How New Microgrids Can Keep the Lights On During Winter Storms

Winters IOE-microgridscan be harsh in Potsdam, N.Y. Located near the Canadian border, the town averages 66 inches of snow per year — and spends nearly three months blanketed in an inch or more of the white stuff. The average temperature in January and February: 19 degrees.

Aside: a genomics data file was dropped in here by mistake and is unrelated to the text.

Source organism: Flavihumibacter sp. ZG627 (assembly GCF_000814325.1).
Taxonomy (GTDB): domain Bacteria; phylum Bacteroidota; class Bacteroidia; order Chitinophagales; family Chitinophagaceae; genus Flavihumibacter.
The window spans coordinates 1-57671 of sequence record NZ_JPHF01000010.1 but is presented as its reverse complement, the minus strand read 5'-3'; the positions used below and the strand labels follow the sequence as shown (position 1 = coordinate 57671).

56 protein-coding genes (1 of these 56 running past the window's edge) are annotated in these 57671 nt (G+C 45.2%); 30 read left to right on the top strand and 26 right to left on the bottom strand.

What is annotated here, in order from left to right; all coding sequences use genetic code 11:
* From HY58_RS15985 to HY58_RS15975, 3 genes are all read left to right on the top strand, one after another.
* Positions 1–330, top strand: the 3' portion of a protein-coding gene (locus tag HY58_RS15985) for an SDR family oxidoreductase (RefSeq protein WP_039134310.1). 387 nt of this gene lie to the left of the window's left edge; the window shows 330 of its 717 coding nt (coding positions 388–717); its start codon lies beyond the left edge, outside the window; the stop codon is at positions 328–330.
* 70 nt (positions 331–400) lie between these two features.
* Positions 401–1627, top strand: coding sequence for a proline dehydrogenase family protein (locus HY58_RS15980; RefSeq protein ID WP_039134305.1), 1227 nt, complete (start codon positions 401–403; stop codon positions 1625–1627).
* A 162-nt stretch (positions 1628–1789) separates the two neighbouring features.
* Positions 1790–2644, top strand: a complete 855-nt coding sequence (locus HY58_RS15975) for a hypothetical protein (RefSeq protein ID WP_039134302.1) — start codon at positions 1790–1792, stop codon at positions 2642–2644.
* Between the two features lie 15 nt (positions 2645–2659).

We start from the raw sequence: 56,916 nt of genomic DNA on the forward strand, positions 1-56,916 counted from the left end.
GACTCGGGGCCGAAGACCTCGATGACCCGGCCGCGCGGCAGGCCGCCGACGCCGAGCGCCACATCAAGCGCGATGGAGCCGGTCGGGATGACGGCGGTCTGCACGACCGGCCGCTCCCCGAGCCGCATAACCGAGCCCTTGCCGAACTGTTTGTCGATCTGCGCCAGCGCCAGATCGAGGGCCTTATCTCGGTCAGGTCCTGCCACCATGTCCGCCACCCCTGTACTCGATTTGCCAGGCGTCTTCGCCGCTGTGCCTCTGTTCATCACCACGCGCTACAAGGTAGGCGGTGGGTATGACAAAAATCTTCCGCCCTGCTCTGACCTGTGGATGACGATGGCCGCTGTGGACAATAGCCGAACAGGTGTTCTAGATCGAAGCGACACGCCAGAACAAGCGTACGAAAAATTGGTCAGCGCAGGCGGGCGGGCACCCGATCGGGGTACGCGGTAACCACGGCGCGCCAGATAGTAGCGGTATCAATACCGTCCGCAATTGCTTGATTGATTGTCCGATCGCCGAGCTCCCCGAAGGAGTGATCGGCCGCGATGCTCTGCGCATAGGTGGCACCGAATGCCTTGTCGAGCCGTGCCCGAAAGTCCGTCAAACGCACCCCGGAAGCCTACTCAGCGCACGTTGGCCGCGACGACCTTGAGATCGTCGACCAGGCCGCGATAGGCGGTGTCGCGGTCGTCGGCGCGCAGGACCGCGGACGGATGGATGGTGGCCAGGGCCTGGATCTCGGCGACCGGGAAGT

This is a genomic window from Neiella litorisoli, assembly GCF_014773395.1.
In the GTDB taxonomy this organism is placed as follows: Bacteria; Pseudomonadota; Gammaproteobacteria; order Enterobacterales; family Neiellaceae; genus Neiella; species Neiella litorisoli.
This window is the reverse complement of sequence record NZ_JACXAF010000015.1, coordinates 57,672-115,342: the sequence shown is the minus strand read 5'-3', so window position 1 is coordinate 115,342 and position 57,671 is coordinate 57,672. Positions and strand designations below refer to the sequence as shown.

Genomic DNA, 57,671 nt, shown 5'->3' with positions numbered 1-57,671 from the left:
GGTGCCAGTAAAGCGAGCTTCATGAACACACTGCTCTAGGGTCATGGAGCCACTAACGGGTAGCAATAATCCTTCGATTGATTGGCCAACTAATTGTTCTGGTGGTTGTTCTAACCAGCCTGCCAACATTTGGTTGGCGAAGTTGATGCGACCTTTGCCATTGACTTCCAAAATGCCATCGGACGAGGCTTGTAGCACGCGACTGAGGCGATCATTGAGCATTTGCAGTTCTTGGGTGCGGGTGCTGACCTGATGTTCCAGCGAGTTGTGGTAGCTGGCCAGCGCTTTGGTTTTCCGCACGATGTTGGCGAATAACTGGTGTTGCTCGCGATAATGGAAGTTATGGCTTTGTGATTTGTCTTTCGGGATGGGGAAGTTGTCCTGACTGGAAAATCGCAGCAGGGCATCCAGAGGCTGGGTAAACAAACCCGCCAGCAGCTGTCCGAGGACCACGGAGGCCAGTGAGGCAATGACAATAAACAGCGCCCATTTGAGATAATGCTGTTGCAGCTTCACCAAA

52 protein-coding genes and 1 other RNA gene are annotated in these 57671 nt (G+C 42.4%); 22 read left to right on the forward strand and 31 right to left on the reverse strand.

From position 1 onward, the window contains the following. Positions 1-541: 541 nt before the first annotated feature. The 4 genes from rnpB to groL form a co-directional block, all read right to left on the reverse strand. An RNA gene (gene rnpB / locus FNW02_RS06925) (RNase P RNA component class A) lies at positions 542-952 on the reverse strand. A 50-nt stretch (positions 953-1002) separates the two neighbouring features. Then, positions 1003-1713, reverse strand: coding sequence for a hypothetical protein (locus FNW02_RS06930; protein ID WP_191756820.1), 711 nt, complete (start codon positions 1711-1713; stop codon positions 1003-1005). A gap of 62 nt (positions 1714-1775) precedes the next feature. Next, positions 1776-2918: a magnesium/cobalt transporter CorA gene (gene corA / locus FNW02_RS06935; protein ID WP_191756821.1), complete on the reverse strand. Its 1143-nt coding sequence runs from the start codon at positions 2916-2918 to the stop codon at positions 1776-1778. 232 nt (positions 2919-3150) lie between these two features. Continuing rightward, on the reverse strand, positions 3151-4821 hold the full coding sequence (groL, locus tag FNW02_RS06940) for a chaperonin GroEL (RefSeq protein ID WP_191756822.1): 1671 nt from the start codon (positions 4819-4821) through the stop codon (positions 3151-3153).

That sort of winter weather can wreak havoc on utility lines and other pieces of above-ground power infrastructure, putting lives at risk. To mitigate those dangers, city officials, General Electric and the Department of Energy are studying how an old-school energy concept and the Internet of Everything can work together to keep the lights (and heat) on.


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